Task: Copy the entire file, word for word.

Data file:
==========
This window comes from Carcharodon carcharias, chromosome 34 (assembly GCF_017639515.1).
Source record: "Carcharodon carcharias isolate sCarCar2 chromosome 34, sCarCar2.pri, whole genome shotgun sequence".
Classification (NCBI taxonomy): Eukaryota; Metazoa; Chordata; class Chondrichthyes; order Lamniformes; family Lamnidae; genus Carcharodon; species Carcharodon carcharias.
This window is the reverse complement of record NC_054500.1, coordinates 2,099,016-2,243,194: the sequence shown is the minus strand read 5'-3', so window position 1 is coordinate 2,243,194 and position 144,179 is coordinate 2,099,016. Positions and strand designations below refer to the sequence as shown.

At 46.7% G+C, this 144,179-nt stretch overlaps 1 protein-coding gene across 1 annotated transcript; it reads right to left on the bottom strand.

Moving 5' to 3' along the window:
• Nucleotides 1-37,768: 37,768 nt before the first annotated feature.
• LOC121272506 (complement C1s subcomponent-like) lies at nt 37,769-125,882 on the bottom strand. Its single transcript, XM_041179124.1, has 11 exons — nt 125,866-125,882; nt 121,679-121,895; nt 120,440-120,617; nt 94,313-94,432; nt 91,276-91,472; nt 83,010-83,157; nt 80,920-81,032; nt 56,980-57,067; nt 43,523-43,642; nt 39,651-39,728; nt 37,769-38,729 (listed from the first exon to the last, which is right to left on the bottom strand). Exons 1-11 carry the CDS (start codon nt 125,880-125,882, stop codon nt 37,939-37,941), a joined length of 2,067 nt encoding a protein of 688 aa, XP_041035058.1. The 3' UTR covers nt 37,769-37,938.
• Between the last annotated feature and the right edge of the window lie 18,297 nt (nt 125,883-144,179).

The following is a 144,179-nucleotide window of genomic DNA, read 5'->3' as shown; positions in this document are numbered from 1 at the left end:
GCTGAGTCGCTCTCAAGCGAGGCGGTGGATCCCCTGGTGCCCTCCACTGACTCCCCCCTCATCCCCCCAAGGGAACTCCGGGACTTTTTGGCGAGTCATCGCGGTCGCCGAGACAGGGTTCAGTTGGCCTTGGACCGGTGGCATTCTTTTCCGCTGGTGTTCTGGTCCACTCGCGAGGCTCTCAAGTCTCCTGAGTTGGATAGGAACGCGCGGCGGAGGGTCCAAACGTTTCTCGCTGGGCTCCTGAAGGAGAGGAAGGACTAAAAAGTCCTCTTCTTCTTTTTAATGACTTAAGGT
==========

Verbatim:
This window comes from Carcharodon carcharias, chromosome 34 (assembly GCF_017639515.1).
Source record: "Carcharodon carcharias isolate sCarCar2 chromosome 34, sCarCar2.pri, whole genome shotgun sequence".
Classification (NCBI taxonomy): Eukaryota; Metazoa; Chordata; class Chondrichthyes; order Lamniformes; family Lamnidae; genus Carcharodon; species Carcharodon carcharias.
This window is the reverse complement of record NC_054500.1, coordinates 2,099,016-2,243,194: the sequence shown is the minus strand read 5'-3', so window position 1 is coordinate 2,243,194 and position 144,179 is coordinate 2,099,016. Positions and strand designations below refer to the sequence as shown.

At 46.7% G+C, this 144,179-nt stretch overlaps 1 protein-coding gene across 1 annotated transcript; it reads right to left on the bottom strand.

Moving 5' to 3' along the window:
• Nucleotides 1-37,768: 37,768 nt before the first annotated feature.
• LOC121272506 (complement C1s subcomponent-like) lies at nt 37,769-125,882 on the bottom strand. Its single transcript, XM_041179124.1, has 11 exons — nt 125,866-125,882; nt 121,679-121,895; nt 120,440-120,617; nt 94,313-94,432; nt 91,276-91,472; nt 83,010-83,157; nt 80,920-81,032; nt 56,980-57,067; nt 43,523-43,642; nt 39,651-39,728; nt 37,769-38,729 (listed from the first exon to the last, which is right to left on the bottom strand). Exons 1-11 carry the CDS (start codon nt 125,880-125,882, stop codon nt 37,939-37,941), a joined length of 2,067 nt encoding a protein of 688 aa, XP_041035058.1. The 3' UTR covers nt 37,769-37,938.
• Between the last annotated feature and the right edge of the window lie 18,297 nt (nt 125,883-144,179).

The following is a 144,179-nucleotide window of genomic DNA, read 5'->3' as shown; positions in this document are numbered from 1 at the left end:
GCTGAGTCGCTCTCAAGCGAGGCGGTGGATCCCCTGGTGCCCTCCACTGACTCCCCCCTCATCCCCCCAAGGGAACTCCGGGACTTTTTGGCGAGTCATCGCGGTCGCCGAGACAGGGTTCAGTTGGCCTTGGACCGGTGGCATTCTTTTCCGCTGGTGTTCTGGTCCACTCGCGAGGCTCTCAAGTCTCCTGAGTTGGATAGGAACGCGCGGCGGAGGGTCCAAACGTTTCTCGCTGGGCTCCTGAAGGAGAGGAAGGACTAAAAAGTCCTCTTCTTCTTTTTAATGACTTAAGGT